That is the difficult question with which former Attorney General Michael Mukasey grapples in the editorial pages of the Wall Street Journal. Surprisingly, he concludes that the answer is “yes.”
His evidence for this proposition is a bit scanty. For example, he makes the extremely implausible claim that “the operation contained a responsibility-escape clause:”
A recently disclosed memorandum from then-CIA Director Leon Panetta shows that the president’s celebrated derring-do in authorizing the operation included a responsibility-escape clause: “The timing, operational decision making and control are in Admiral McRaven’s hands. The approval is provided on the risk profile presented to the President. Any additional risks are to be brought back to the President for his consideration. The direction is to go in and get bin Laden and if he is not there, to get out.”
Which is to say, if the mission went wrong, the fault would be Adm. McRaven’s, not the president’s.
This seems like a willful misreading of the purpose of such a clause. Surely Mukasey is not so naive is to believe that a clause of this sort would have the slightest political value (quite the contrary) if the president were to cite it after the fact in an attempt to mitigate his own responsibility in the wake of a failed mission? Indeed even imagining such a thing seems like some sort of right-wing fever dream regarding the supposed tendency of “the left” (sic) to engage in preposterous legalistic arguments for political purposes. How could anyone bad enough at politics to try something like that get elected president in the first place anyway? (Besides through the devious workings of the liberal media conspiracy and the Illuminati of course).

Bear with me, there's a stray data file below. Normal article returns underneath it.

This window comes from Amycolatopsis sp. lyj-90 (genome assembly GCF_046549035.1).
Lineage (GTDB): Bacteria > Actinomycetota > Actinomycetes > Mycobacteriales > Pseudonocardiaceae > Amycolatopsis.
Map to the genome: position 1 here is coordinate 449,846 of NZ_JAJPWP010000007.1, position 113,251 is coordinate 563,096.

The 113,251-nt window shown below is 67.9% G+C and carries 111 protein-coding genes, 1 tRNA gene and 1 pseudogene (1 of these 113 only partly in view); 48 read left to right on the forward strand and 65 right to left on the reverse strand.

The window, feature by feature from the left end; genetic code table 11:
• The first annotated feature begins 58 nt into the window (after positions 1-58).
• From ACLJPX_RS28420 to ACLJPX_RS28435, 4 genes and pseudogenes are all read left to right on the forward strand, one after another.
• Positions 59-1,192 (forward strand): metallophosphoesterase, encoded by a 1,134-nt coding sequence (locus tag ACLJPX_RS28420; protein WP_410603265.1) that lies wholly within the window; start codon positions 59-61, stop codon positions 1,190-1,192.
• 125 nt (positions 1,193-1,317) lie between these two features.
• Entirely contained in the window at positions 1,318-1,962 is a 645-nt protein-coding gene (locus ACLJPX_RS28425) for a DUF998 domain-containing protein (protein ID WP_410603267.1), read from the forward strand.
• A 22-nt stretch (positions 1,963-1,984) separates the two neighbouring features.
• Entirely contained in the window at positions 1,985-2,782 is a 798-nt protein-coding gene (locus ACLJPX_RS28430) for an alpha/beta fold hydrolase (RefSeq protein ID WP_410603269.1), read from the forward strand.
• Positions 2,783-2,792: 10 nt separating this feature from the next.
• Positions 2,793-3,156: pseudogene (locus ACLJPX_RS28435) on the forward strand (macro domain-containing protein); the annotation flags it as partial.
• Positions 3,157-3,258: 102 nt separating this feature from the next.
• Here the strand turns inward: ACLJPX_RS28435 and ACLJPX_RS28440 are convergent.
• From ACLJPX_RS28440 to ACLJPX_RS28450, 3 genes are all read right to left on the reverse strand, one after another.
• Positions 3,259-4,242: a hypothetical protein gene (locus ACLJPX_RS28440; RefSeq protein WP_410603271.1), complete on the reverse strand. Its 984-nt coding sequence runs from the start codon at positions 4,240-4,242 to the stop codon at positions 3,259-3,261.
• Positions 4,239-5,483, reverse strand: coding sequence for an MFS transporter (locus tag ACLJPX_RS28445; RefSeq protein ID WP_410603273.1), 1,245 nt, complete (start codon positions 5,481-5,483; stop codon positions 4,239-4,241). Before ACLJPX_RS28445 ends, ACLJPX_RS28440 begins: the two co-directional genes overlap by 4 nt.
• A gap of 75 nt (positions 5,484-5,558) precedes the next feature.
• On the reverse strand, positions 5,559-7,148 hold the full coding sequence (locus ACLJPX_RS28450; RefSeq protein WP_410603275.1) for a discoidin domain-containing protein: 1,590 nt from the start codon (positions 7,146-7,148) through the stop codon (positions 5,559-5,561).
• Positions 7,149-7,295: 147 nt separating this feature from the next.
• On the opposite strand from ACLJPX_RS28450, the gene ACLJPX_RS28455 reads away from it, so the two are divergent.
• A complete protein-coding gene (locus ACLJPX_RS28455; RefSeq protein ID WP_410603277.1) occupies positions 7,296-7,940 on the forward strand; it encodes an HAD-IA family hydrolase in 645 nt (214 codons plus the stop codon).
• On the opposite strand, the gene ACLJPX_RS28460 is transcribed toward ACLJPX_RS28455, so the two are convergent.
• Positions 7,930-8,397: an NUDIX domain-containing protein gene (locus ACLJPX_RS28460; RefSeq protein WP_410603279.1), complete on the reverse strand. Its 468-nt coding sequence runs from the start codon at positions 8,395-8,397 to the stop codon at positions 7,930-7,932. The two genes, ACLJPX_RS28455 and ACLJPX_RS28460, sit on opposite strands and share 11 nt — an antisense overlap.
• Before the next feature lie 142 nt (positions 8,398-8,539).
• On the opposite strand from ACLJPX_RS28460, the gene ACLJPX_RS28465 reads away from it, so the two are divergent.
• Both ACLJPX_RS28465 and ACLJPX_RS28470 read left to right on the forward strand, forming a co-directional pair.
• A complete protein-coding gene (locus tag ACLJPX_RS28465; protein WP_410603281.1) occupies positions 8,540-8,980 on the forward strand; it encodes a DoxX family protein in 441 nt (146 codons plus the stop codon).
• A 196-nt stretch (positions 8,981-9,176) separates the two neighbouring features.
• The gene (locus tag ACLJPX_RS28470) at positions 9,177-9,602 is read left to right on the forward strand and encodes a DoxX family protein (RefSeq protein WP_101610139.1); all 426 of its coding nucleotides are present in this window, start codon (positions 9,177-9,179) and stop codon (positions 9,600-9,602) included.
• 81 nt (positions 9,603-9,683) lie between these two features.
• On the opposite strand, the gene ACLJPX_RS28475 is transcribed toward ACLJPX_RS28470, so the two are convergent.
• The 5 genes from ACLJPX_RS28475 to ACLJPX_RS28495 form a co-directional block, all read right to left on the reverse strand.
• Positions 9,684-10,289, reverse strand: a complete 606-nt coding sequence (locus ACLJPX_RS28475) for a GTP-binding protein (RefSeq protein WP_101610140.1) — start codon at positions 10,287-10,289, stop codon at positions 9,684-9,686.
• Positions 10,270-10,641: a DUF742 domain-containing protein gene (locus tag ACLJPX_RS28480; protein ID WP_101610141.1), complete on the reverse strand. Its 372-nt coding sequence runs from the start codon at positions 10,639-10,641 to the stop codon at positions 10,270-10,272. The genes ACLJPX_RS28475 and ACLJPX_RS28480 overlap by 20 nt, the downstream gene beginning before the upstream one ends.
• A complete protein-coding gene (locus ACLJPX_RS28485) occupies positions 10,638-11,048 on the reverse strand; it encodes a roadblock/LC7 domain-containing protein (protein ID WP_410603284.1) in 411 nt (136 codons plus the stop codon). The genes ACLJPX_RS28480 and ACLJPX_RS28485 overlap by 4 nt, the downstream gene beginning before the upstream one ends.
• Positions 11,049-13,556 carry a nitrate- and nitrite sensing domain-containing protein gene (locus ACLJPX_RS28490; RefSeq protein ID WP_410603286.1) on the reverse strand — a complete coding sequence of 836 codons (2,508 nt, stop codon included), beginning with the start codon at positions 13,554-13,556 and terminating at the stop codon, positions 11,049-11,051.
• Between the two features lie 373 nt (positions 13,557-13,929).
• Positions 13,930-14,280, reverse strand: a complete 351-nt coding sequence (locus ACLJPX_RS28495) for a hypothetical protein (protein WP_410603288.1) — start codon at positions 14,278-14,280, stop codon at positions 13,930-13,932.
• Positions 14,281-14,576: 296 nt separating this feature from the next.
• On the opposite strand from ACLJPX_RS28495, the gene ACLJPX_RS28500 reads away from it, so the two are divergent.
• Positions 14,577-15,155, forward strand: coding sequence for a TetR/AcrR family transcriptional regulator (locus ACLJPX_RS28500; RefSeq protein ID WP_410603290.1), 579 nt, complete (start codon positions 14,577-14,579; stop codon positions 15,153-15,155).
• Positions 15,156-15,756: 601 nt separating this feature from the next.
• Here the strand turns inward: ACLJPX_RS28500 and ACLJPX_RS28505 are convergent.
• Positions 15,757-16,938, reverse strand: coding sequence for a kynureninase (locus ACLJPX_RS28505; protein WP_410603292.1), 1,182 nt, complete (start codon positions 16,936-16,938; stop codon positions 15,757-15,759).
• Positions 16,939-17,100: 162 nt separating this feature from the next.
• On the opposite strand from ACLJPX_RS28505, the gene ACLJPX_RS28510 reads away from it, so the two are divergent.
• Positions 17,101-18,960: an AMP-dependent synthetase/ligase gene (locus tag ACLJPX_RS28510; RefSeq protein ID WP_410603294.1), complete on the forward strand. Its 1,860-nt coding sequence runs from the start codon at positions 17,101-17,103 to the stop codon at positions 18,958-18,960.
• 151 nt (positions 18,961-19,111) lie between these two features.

Mukasey then goes on to cite the example of Dwight Eisenhower, who composed a famous letter in anticipation of the potential failure of the D-Day operation:
Our landings in the Cherbourg-Harve area have failed to gain a satisfactory foothold and I have withdrawn the troops. My decision to attack at this time and place was based upon the best information available. The troops, the air and the Navy did all that bravery and devotion to duty could do. If any blame or fault attaches to the attempt it is mine alone.
One is tempted — indeed I am tempted — to point out that in June 1944, Eisenhower was not the politician who ordered the attack, but rather the military commander who had been put directly in charge of the operation whose failure prudence required him to anticipate.